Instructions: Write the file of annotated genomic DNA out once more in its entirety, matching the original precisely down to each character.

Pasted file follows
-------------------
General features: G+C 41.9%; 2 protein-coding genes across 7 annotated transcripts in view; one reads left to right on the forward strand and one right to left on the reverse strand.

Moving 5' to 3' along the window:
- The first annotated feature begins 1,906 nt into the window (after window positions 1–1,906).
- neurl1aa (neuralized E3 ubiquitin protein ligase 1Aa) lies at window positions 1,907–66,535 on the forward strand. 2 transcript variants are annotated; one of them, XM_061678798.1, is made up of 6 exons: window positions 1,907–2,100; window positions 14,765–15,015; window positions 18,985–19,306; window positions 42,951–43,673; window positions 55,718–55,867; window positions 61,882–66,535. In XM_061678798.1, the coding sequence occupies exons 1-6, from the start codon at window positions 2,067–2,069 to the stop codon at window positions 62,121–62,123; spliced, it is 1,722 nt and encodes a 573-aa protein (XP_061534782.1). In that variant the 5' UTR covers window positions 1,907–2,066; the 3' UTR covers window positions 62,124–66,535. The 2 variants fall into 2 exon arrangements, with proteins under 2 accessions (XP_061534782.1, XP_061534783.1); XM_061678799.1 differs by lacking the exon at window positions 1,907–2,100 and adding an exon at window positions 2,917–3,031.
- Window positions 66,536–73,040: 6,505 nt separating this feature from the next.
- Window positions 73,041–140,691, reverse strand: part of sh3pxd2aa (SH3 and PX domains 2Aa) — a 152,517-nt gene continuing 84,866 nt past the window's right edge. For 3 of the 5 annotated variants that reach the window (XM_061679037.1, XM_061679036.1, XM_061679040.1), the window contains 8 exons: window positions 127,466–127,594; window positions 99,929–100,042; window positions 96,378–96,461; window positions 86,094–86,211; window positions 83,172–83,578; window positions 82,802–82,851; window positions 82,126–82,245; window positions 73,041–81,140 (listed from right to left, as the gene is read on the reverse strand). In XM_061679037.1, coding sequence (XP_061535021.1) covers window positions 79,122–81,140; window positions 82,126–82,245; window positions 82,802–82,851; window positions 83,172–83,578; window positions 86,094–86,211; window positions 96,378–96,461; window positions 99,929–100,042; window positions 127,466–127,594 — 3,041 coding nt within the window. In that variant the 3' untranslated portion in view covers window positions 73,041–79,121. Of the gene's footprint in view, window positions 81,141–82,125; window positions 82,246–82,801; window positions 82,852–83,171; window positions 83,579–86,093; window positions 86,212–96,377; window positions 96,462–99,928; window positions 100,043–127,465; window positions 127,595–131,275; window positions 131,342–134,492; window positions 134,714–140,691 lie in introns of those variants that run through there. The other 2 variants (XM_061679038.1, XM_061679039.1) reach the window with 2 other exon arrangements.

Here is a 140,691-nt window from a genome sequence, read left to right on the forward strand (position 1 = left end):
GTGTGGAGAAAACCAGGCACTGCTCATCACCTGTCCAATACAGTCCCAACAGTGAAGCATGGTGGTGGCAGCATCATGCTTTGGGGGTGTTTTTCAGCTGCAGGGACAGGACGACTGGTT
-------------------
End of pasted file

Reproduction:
General features: G+C 41.9%; 2 protein-coding genes across 7 annotated transcripts in view; one reads left to right on the forward strand and one right to left on the reverse strand.

Moving 5' to 3' along the window:
- The first annotated feature begins 1,906 nt into the window (after window positions 1–1,906).
- neurl1aa (neuralized E3 ubiquitin protein ligase 1Aa) lies at window positions 1,907–66,535 on the forward strand. 2 transcript variants are annotated; one of them, XM_061678798.1, is made up of 6 exons: window positions 1,907–2,100; window positions 14,765–15,015; window positions 18,985–19,306; window positions 42,951–43,673; window positions 55,718–55,867; window positions 61,882–66,535. In XM_061678798.1, the coding sequence occupies exons 1-6, from the start codon at window positions 2,067–2,069 to the stop codon at window positions 62,121–62,123; spliced, it is 1,722 nt and encodes a 573-aa protein (XP_061534782.1). In that variant the 5' UTR covers window positions 1,907–2,066; the 3' UTR covers window positions 62,124–66,535. The 2 variants fall into 2 exon arrangements, with proteins under 2 accessions (XP_061534782.1, XP_061534783.1); XM_061678799.1 differs by lacking the exon at window positions 1,907–2,100 and adding an exon at window positions 2,917–3,031.
- Window positions 66,536–73,040: 6,505 nt separating this feature from the next.
- Window positions 73,041–140,691, reverse strand: part of sh3pxd2aa (SH3 and PX domains 2Aa) — a 152,517-nt gene continuing 84,866 nt past the window's right edge. For 3 of the 5 annotated variants that reach the window (XM_061679037.1, XM_061679036.1, XM_061679040.1), the window contains 8 exons: window positions 127,466–127,594; window positions 99,929–100,042; window positions 96,378–96,461; window positions 86,094–86,211; window positions 83,172–83,578; window positions 82,802–82,851; window positions 82,126–82,245; window positions 73,041–81,140 (listed from right to left, as the gene is read on the reverse strand). In XM_061679037.1, coding sequence (XP_061535021.1) covers window positions 79,122–81,140; window positions 82,126–82,245; window positions 82,802–82,851; window positions 83,172–83,578; window positions 86,094–86,211; window positions 96,378–96,461; window positions 99,929–100,042; window positions 127,466–127,594 — 3,041 coding nt within the window. In that variant the 3' untranslated portion in view covers window positions 73,041–79,121. Of the gene's footprint in view, window positions 81,141–82,125; window positions 82,246–82,801; window positions 82,852–83,171; window positions 83,579–86,093; window positions 86,212–96,377; window positions 96,462–99,928; window positions 100,043–127,465; window positions 127,595–131,275; window positions 131,342–134,492; window positions 134,714–140,691 lie in introns of those variants that run through there. The other 2 variants (XM_061679038.1, XM_061679039.1) reach the window with 2 other exon arrangements.

Here is a 140,691-nt window from a genome sequence, read left to right on the forward strand (position 1 = left end):
GTGTGGAGAAAACCAGGCACTGCTCATCACCTGTCCAATACAGTCCCAACAGTGAAGCATGGTGGTGGCAGCATCATGCTTTGGGGGTGTTTTTCAGCTGCAGGGACAGGACGACTGGTT